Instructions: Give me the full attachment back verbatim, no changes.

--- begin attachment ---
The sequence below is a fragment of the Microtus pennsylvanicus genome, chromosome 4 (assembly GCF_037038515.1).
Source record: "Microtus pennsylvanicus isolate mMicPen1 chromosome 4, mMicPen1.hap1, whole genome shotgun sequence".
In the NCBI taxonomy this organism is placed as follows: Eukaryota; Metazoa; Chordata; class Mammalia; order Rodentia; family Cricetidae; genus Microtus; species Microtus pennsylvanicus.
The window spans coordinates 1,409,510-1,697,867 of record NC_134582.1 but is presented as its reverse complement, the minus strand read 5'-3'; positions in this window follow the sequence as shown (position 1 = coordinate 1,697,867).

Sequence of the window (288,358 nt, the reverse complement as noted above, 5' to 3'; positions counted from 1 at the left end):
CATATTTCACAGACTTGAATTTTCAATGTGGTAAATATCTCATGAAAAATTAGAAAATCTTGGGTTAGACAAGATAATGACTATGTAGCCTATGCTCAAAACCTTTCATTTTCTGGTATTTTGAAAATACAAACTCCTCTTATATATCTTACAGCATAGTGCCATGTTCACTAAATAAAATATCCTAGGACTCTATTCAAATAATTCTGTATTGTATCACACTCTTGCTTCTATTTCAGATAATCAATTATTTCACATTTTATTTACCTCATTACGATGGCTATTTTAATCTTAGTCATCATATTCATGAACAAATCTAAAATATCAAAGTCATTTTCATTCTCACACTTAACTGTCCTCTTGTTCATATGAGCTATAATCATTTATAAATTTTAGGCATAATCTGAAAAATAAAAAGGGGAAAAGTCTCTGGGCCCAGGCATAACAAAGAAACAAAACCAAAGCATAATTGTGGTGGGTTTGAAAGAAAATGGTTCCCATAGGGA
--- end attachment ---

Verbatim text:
The sequence below is a fragment of the Microtus pennsylvanicus genome, chromosome 4 (assembly GCF_037038515.1).
Source record: "Microtus pennsylvanicus isolate mMicPen1 chromosome 4, mMicPen1.hap1, whole genome shotgun sequence".
In the NCBI taxonomy this organism is placed as follows: Eukaryota; Metazoa; Chordata; class Mammalia; order Rodentia; family Cricetidae; genus Microtus; species Microtus pennsylvanicus.
The window spans coordinates 1,409,510-1,697,867 of record NC_134582.1 but is presented as its reverse complement, the minus strand read 5'-3'; positions in this window follow the sequence as shown (position 1 = coordinate 1,697,867).

Sequence of the window (288,358 nt, the reverse complement as noted above, 5' to 3'; positions counted from 1 at the left end):
CATATTTCACAGACTTGAATTTTCAATGTGGTAAATATCTCATGAAAAATTAGAAAATCTTGGGTTAGACAAGATAATGACTATGTAGCCTATGCTCAAAACCTTTCATTTTCTGGTATTTTGAAAATACAAACTCCTCTTATATATCTTACAGCATAGTGCCATGTTCACTAAATAAAATATCCTAGGACTCTATTCAAATAATTCTGTATTGTATCACACTCTTGCTTCTATTTCAGATAATCAATTATTTCACATTTTATTTACCTCATTACGATGGCTATTTTAATCTTAGTCATCATATTCATGAACAAATCTAAAATATCAAAGTCATTTTCATTCTCACACTTAACTGTCCTCTTGTTCATATGAGCTATAATCATTTATAAATTTTAGGCATAATCTGAAAAATAAAAAGGGGAAAAGTCTCTGGGCCCAGGCATAACAAAGAAACAAAACCAAAGCATAATTGTGGTGGGTTTGAAAGAAAATGGTTCCCATAGGGA